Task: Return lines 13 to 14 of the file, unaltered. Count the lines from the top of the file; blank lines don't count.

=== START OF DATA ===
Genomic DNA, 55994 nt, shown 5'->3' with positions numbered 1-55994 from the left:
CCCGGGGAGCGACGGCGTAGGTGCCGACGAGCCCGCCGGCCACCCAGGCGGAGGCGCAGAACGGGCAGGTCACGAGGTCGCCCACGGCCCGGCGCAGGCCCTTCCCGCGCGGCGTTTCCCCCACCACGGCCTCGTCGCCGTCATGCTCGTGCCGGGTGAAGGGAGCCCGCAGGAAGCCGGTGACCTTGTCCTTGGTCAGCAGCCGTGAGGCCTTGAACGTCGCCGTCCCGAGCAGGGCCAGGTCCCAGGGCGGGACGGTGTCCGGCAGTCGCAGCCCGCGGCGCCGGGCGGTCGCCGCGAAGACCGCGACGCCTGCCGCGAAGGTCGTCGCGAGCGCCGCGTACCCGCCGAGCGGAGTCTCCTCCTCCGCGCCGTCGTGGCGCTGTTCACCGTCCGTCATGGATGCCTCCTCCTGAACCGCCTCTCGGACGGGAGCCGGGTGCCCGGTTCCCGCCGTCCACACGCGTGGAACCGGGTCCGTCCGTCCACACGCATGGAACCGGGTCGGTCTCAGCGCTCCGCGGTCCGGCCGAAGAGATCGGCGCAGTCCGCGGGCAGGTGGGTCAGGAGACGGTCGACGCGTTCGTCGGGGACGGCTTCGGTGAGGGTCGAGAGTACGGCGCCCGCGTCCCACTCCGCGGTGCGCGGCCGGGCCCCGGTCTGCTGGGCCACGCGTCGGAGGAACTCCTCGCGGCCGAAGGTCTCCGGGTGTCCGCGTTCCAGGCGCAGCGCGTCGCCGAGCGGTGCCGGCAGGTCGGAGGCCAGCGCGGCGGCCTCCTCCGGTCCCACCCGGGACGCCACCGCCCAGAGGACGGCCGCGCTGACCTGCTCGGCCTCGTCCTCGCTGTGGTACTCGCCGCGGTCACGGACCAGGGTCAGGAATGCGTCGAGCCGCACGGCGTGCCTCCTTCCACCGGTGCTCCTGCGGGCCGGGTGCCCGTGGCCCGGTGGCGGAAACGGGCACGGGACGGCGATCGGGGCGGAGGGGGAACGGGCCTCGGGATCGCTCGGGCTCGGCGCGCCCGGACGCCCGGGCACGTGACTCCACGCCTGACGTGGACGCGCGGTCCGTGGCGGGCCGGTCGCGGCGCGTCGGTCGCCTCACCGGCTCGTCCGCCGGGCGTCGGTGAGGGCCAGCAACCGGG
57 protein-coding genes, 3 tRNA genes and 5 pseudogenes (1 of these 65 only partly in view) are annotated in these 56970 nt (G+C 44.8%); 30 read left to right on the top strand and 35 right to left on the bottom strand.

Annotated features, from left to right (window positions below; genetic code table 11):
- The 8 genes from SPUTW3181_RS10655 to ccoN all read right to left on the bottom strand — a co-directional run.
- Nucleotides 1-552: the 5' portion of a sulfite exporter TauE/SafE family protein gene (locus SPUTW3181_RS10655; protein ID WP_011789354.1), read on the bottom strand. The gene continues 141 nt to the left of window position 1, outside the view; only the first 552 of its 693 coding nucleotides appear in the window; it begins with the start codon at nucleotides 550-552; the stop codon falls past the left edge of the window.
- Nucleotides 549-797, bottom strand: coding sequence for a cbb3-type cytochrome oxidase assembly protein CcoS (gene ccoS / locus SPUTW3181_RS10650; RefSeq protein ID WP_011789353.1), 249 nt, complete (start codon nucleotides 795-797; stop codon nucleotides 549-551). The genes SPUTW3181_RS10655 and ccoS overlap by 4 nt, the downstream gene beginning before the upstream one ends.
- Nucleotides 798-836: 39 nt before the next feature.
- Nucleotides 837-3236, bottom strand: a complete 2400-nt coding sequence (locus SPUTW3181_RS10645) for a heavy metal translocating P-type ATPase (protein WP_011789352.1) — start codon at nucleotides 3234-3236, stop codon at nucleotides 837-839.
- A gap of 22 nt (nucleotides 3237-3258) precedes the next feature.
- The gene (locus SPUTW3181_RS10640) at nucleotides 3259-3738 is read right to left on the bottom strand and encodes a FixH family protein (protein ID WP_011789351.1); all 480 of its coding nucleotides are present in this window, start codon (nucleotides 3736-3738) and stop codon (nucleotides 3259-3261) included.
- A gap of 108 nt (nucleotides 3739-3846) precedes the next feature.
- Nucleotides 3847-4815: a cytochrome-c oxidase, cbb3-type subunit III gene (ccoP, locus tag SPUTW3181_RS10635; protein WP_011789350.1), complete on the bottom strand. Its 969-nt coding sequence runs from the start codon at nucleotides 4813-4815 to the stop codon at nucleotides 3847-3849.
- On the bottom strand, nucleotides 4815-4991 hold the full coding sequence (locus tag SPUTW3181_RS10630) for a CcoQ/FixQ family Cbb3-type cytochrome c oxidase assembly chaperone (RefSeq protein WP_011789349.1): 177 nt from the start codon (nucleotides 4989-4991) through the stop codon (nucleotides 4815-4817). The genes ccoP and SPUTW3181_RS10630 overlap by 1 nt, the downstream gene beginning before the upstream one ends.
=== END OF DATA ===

- Nucleotides 3847-4815: a cytochrome-c oxidase, cbb3-type subunit III gene (ccoP, locus tag SPUTW3181_RS10635; protein WP_011789350.1), complete on the bottom strand. Its 969-nt coding sequence runs from the start codon at nucleotides 4813-4815 to the stop codon at nucleotides 3847-3849.
- On the bottom strand, nucleotides 4815-4991 hold the full coding sequence (locus tag SPUTW3181_RS10630) for a CcoQ/FixQ family Cbb3-type cytochrome c oxidase assembly chaperone (RefSeq protein WP_011789349.1): 177 nt from the start codon (nucleotides 4989-4991) through the stop codon (nucleotides 4815-4817). The genes ccoP and SPUTW3181_RS10630 overlap by 1 nt, the downstream gene beginning before the upstream one ends.